What is Eulenburg Disease?
Eulenburg Disease which is also known by the name of Paramyotonia Congenita is an extremely rare genetic pathological condition which normally affects the skeletal muscles of the body. This condition is not progressive meaning that it does not worsen with time and the symptoms do not become severe with the passage of time. The symptoms of Eulenburg Disease can normally be seen at the time of infancy.
The primary presenting feature of Eulenburg Disease is bouts of muscle stiffness and myotonia. These symptoms tend to worsen with exposure to cold weather and improve with heat. They also tend to be triggered by any sort of physical activity. The muscles that tend to get most affected by Eulenburg Disease are the muscles of the neck, face, arms and hands, although the muscles of the back and muscles utilized for breathing also tend to get affected with Eulenburg Disease.
Affected individuals also tend to have periods where they have no muscle tone at all. Hypertrophy of the muscles is also something that is commonly seen in individuals with Eulenburg Disease.
There is no specific treatment for Eulenburg Disease but with adhering to proper balanced diet and modifications of lifestyle, the affected individual may lead a normal life despite Eulenburg Disease.
This condition is follows an autosomal dominant pattern of inheritance meaning that a single copy of the defective gene is enough for an individual to develop Eulenburg Disease.
What are the Causes of Eulenburg Disease?
The main cause of Eulenburg Disease is mutation in the gene SCN4A. It follows an autosomal dominant pattern of inheritance. In some cases, Eulenburg Disease can also be caused due to de novo or spontaneous mutation of the gene responsible for causing Eulenburg Disease.
This usually happens in the sperms or egg cells and occurs at the time of conception of pregnancy. In such cases, this disorder is not inherited. The SCN4A gene is responsible for the functioning of the skeletal muscles of the body.
The skeletal muscles are responsible for movement of the body by pulling on the tendons which are attached to the bones making the body move. Mutation in the SCN4A gene results in impaired functioning of skeletal muscles thus making the muscles stiff and affecting movement of the body which is the characteristic feature of Eulenburg Disease.
What are the Symptoms of Eulenburg Disease?
The primary presenting feature of Eulenburg Disease is muscle stiffness and myotonia or inability of the muscles to relax after contracting. The muscles that are affected the most are the facial muscles, muscles of the neck and upper extremities, muscles used for swallowing and breathing, and muscles of the back.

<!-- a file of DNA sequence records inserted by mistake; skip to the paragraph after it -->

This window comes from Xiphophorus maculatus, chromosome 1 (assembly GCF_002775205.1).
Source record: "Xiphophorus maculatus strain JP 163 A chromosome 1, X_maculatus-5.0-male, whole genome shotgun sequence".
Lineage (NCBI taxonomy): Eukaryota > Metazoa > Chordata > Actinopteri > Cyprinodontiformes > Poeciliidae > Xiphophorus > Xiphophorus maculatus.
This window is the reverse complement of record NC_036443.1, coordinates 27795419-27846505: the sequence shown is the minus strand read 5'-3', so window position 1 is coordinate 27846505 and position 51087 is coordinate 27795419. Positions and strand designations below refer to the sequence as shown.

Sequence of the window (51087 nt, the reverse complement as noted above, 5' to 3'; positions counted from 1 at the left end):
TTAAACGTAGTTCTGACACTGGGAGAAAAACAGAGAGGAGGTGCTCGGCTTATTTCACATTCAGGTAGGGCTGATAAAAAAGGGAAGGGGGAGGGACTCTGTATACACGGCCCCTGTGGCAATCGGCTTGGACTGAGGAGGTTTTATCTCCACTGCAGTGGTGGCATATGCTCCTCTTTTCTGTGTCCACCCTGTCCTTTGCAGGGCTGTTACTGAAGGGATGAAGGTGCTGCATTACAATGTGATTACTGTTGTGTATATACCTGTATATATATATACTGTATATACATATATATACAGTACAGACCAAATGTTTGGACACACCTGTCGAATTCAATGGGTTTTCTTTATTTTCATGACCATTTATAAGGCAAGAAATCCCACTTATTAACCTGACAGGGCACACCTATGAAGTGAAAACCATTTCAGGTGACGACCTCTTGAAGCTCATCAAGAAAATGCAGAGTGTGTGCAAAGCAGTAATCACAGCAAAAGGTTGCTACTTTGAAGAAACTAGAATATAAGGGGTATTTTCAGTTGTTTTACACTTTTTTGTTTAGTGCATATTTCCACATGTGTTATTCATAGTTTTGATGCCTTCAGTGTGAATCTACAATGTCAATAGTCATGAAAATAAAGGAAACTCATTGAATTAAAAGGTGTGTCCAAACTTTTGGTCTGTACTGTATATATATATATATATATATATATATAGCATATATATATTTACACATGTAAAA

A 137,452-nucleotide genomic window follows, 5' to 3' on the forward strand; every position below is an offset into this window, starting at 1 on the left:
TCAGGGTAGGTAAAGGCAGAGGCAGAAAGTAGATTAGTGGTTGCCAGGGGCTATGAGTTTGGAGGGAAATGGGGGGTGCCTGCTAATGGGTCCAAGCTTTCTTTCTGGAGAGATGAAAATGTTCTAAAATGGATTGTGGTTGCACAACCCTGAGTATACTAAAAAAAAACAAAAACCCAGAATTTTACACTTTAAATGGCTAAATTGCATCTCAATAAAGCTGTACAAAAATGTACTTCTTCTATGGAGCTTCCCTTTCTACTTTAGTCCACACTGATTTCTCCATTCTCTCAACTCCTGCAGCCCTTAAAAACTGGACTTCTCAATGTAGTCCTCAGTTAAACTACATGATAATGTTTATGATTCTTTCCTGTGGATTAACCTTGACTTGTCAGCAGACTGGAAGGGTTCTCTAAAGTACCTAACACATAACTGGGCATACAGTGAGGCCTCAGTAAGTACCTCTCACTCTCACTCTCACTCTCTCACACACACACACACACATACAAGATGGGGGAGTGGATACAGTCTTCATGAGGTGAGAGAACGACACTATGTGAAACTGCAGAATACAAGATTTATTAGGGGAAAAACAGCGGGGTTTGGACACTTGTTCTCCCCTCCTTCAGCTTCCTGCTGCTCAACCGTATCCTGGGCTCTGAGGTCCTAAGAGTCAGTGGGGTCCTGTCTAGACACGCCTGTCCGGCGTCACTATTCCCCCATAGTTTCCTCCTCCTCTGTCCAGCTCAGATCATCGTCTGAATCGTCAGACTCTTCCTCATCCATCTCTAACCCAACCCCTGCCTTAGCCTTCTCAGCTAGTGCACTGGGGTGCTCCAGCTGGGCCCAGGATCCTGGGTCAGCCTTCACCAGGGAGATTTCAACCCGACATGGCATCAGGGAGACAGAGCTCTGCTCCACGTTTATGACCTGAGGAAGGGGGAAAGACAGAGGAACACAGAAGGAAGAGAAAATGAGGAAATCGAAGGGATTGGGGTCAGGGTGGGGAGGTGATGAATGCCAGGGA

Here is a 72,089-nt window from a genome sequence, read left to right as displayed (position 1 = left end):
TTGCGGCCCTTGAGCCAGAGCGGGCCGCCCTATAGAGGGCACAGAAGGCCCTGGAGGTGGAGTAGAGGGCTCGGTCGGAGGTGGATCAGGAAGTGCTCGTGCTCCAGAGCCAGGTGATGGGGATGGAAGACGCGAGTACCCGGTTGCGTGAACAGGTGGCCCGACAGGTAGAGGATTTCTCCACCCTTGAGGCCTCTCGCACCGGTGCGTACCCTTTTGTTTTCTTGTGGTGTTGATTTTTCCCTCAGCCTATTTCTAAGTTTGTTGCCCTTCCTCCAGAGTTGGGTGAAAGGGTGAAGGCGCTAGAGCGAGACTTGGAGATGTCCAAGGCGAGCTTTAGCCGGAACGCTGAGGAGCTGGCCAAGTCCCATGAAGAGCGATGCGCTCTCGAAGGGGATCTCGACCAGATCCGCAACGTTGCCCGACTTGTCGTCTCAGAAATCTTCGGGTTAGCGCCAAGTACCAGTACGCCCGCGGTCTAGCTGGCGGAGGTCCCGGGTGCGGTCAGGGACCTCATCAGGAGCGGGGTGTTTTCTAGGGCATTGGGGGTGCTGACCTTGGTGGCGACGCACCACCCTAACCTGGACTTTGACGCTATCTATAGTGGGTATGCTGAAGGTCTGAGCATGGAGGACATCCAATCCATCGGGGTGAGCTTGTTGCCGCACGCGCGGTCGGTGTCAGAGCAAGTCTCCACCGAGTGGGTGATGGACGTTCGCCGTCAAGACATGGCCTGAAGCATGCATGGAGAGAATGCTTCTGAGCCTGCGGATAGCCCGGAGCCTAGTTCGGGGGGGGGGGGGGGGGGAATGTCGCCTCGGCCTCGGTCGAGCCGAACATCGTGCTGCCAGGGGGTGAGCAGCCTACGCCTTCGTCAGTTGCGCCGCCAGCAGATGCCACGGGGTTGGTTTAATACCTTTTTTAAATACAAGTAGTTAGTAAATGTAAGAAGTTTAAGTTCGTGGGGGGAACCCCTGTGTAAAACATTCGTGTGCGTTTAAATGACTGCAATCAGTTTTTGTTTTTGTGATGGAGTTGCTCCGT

The symptoms of Eulenburg Disease get apparent normally in the early childhood and by the time the child reaches teenage years it is at its peak. The severity of the symptoms does not worsen and the disease condition does not progress with time.
The severity of the muscle stiffness is variable and differs from individual to individual but tend to worsen in colder temperatures and relieved by warmer weather.
The symptoms also tend to get worse with activity relieved by rest. In some cases, the muscle stiffness may come on suddenly and tend to may activities of daily living difficult to perform.
Affected individuals may also it difficult to let go of small objects like a pen after holding it for a period of time due to muscle stiffness as a result of Eulenburg Disease. In some cases, the affected individual may also experience shortness of breath and tightness in the chest as a result of Eulenburg Disease.
How is Eulenburg Disease Diagnosed?
For diagnosis of Eulenburg Disease, a thorough clinical evaluation and history taking will be done. This will be to assess the severity of the symptoms and the duration of it.
The physician may also recommend doing an electromyography test to check the status of the muscles and to look for any muscle weakness. A positive EMG will point towards a diagnosis of Eulenburg Disease but for confirmation alar testing may be done which will clearly show mutation in the SCN4A gene confirming the diagnosis of Eulenburg Disease.
How is Eulenburg Disease Treated?
The treatment of Eulenburg Disease is purely symptomatic. With adhering to a balanced diet and modifications of activities avoiding cooler places and other activities that tend to aggravate the symptoms the affected individual can lead a normal life despite having Eulenburg Disease.
The affected individual is also recommended to have high intake of potassium in their diet which tends to alleviate most of the symptoms of Eulenburg Disease.
The main aim of treatment is to decrease the symptoms as much as possible and allow the patient lead as much a normal life as possible despite having Eulenburg Disease. In some cases, medications like mexiletine and acetazolamide has also shown some effectiveness in treatment of Eulenburg Disease.